Corporate security at the City of Calgary has removed a number of chairs in the municipal atrium outside council chambers for security purposes, with one critic saying it’s a move that targets a space where the city’s most vulnerable have been known to gather.
Previously, 12 chairs were set up in groups of four on the west side of the municipal atrium. The chairs were set up in pairs facing each other, providing a place were people could sit and talk.
Only four chairs remain in the original space, and they no longer face each other. In a statement, corporate security said several chairs were moved to the south side of the atrium, and four were removed altogether.
“Public seating on the north-west side of the Municipal Atrium was rearranged earlier this month as a security measure to improve sight lines near Council Chambers,” read the statement.
“There are no current plans to return the seating to previous state. Corporate Security continues to assess security measures and collaborates with Facility Management on solutions in our public spaces, including the new security gate system that allows for public Plus-15 access during after-hours.”
Euan Thomson, a harm-reduction advocate with Each+Every, said it’s well known that unhoused people would often use the chairs as a place to stay warm during the day. He was critical of the chairs’ removal.
“I think city administration and city council here seem to be signalling that they’re worried about being harmed by unhoused people in their vicinity,” said Thomson.
He said the real danger is faced by unhoused people every day when they don’t have safe and warm places to go.
“It’s important for city administration and city councillors to see the realities of what their policies are doing at the street level and to keep that at the front of their minds at all times,” said Thomson.
Coun. Courtney Walcott said he’s never had a negative experience with people seated in that area.
“I felt more threatened during a public hearing with homeowners than I’ve ever been threatened by anyone who’s unhoused in the chambers or outside the atrium,” he said.
The Ward 8 councillor said while he understands and in some ways shares in Thomson’s concerns, he also does not blame corporate security for the decision to remove some of the chairs.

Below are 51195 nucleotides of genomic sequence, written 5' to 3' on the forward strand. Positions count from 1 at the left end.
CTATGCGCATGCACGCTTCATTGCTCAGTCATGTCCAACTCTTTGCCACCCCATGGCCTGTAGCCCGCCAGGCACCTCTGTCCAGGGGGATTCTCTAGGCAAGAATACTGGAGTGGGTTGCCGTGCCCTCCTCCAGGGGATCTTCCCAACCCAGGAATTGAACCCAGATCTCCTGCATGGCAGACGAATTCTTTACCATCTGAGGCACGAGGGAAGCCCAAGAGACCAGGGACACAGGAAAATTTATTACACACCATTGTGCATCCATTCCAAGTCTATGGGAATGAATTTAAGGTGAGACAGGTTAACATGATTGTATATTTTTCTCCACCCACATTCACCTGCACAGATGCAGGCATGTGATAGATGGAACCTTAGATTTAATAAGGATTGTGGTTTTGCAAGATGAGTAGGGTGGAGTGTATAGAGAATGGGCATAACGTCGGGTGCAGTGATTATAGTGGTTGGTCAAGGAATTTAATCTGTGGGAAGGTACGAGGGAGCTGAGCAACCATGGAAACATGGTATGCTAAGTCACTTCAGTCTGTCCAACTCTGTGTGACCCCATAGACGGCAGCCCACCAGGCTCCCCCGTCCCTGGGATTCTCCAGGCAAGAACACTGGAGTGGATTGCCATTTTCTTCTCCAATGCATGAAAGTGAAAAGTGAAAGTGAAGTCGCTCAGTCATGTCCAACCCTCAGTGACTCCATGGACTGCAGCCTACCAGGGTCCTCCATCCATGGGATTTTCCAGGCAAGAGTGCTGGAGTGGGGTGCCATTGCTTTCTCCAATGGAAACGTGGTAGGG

Walcott said he has the information he needs to manage his safety when he’s walking into a contentious public hearing, but security is dealing with more unpredictable matters at all hours of the day.
“When it comes to the unhoused, corporate security doesn’t have that information so they can expect an action or reaction,” said Walcott. “It becomes very challenging, I can imagine, to try and plan for that.”
Walcott said he and other councillors have been talking about how to change the public space within the atrium to make it safer and more inviting for everyone. He said there will be examples of that during the Chinook Blast festival as the space becomes a market for vendors.
“I think the conversation that I want to have is, whose job is it to make a place safe and welcoming? I don’t actually think that is security’s job,” said Walcott. “Security is about planning for the reactions, but proactivity is what will make a place a community.”
Rob Williams is manager of security and emergency services at Bow Valley College, which has its south campus next door to the municipal building. He also chairs the Downtown Coordinated Safety and Security Committee, which gathers together security representatives from many downtown organizations and institutions for regular meetings.
He said social disorder is nothing new in the core, but the committee is always trying to share information to find better solutions to the problem.
“That’s the key thing,” Williams said. “If we can communicate with each other and then we can come up with more solid plans to address issues just to make it more vibrant and safe in the downtown core.”
Williams said over several years, they’ve all seen the value provided by Alpha House’s Downtown Outreach Addictions Partnership, better known as the DOAP Team.
“And now most of us can contact the DOAP Team directly for these matters, and it’s freed up the police to deal with the more serious matters where the DOAP Team has the specialists with them that can deal with people so they get to the right location,” said Williams.
A spokesperson for the city said public access to the atrium has not been impacted by the chair removals, and it remains a space where anyone — including vulnerable Calgarians — can access an indoor heated space.
The spokesperson also said corporate security staff are trained to assess vulnerable Calgarians and work with other city business units like Alpha House or the DOAP Team to help those facing challenges find support.